Film: “Pencil”; Language: Tamil; Director: Mani Nagaraj; Cast: G. V Prakash Kumar, Sri Divya, Shariq Haasan, VTV Ganesh, Urvashi and T.P. Gajendran; Rating: **
Early on, we are told that debutant Mani Nagaraj’s “Pencil” is based on true events. As the film opens, we witness a hand stabbing a neck with a pencil, and from what one can quickly assess, the murder has taken place in a classroom.
About 15 minutes into the film and if you’re a fan of world cinema, it isn’t tough to find out that “Pencil” is heavily inspired by Korean thriller “4th Period Mystery”, and the adaptation is so sloppy that you want to stick a pencil into your own neck.
“Pencil” could have been an excellent edge-of-the-seat campus thriller, provided the makers didn’t try and commercialise it for the masses. Had they stuck to the template (sans a romantic track) that was followed in the original, this could’ve been a path-breaking film.
Sadly, it doesn’t even come close and unlike the original, which establishes its lead characters very convincingly, “Pencil” doesn’t even do half the good job. Sri Divya’s character, for instance, is very crucial in the film. She single-handedly investigates the murder, thanks to the skills she develops by voraciously reading crime novels. The whole episode featuring this character is so beautifully established in the original, that you’re invested in the film when two teenagers investigate a murder of their classmate. In “Pencil”, however, everything looks silly and amateurish.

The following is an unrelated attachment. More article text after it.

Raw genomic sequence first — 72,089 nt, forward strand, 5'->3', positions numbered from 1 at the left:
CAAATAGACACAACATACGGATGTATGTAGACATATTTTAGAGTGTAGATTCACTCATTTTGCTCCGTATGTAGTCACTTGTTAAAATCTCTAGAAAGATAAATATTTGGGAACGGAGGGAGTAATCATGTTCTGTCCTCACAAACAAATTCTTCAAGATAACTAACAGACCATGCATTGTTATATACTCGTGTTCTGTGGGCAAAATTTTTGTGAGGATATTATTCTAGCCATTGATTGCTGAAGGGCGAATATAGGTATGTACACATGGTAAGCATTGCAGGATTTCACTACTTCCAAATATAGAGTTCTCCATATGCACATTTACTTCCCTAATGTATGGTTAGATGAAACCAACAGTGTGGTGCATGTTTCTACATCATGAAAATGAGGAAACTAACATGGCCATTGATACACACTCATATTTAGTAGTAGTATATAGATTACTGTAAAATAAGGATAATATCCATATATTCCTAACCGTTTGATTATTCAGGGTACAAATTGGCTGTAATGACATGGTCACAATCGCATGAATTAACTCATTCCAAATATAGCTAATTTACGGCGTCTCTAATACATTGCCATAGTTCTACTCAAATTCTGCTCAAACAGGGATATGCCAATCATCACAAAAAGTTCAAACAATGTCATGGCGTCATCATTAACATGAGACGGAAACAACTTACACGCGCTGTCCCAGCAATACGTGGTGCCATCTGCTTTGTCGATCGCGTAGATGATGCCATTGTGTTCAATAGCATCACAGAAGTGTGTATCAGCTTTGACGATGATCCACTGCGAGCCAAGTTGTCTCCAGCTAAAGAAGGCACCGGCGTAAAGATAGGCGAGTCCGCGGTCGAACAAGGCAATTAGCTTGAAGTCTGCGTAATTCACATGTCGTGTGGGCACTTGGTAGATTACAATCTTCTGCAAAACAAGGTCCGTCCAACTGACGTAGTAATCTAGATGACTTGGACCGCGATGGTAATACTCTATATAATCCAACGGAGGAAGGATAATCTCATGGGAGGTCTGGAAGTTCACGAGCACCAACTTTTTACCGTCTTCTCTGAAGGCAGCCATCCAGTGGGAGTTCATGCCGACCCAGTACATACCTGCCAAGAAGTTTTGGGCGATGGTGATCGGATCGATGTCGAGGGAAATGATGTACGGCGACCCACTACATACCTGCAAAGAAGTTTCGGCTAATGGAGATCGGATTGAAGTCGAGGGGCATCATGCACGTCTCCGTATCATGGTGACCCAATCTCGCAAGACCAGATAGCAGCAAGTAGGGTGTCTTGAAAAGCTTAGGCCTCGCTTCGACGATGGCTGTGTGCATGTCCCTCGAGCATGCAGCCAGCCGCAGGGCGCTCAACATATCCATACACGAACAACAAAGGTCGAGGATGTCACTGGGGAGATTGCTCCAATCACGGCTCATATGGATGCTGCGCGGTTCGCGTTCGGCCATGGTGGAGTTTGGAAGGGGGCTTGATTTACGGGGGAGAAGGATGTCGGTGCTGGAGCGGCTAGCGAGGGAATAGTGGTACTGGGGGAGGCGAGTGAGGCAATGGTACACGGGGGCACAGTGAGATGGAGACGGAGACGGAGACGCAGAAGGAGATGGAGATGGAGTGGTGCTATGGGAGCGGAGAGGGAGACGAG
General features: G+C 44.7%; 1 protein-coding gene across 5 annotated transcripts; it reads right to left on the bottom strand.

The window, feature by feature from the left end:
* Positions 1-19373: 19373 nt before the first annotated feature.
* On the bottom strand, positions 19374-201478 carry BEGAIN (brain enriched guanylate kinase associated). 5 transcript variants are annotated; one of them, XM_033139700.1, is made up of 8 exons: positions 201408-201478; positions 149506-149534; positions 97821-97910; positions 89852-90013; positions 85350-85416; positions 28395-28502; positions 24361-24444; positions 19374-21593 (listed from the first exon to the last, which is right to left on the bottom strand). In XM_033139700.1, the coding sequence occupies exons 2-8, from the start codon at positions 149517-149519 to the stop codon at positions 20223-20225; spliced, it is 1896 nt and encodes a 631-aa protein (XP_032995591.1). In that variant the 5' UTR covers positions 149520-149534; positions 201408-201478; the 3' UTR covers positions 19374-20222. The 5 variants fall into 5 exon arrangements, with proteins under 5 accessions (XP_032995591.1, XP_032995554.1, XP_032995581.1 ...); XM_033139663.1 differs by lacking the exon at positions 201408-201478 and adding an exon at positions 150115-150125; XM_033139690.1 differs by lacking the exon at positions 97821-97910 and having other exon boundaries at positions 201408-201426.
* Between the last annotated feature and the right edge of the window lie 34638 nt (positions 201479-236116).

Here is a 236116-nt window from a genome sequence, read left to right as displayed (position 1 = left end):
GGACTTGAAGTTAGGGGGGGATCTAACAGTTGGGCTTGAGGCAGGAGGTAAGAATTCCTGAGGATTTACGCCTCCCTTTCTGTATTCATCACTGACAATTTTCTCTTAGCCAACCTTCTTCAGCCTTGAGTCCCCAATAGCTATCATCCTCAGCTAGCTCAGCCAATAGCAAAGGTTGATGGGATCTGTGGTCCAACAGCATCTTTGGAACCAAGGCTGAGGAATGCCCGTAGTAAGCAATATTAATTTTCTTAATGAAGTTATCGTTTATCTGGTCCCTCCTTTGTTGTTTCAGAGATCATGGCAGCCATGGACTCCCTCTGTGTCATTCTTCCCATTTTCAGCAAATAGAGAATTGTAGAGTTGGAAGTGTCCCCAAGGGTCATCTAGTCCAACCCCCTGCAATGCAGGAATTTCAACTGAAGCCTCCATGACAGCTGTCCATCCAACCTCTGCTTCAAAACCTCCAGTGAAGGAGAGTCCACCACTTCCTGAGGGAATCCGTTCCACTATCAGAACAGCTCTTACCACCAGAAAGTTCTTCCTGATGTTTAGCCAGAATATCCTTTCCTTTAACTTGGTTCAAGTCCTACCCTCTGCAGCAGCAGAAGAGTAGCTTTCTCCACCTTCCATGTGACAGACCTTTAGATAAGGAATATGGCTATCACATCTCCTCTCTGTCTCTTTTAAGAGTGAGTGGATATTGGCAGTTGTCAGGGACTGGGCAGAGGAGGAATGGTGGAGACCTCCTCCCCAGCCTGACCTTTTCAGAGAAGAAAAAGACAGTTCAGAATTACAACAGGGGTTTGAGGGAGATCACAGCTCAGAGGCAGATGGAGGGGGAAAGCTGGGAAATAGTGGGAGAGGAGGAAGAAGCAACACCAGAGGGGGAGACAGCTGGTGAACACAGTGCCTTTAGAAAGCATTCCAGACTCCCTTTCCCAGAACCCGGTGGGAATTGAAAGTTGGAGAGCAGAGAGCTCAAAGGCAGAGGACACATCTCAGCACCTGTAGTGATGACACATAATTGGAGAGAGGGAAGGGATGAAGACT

There are a few sub-plots that don’t make sense till the end. Till the last minute, you expect the story to justify the presence of certain characters that appear and disappear in the film for reasons, I think, even the director can’t explain. Even the portion involving actress Urvashi, which you anticipate will be fun, falls flat.
Among the performances, newbie Shariq Haasan stands out, playing the rich and conniving brat to the tee. The film was supposed to mark composer-turned-actor G.V. Prakash Kumar’s acting debut as it was originally slated to release nearly two years ago. Therefore, it’s understandable why he couldn’t illicit any interest for the viewers in his performance. Sri Divya, too, was a newcomer when she was signed on for the project and falls in the same category.
“Pencil” is the perfect example on how not to adapt a film.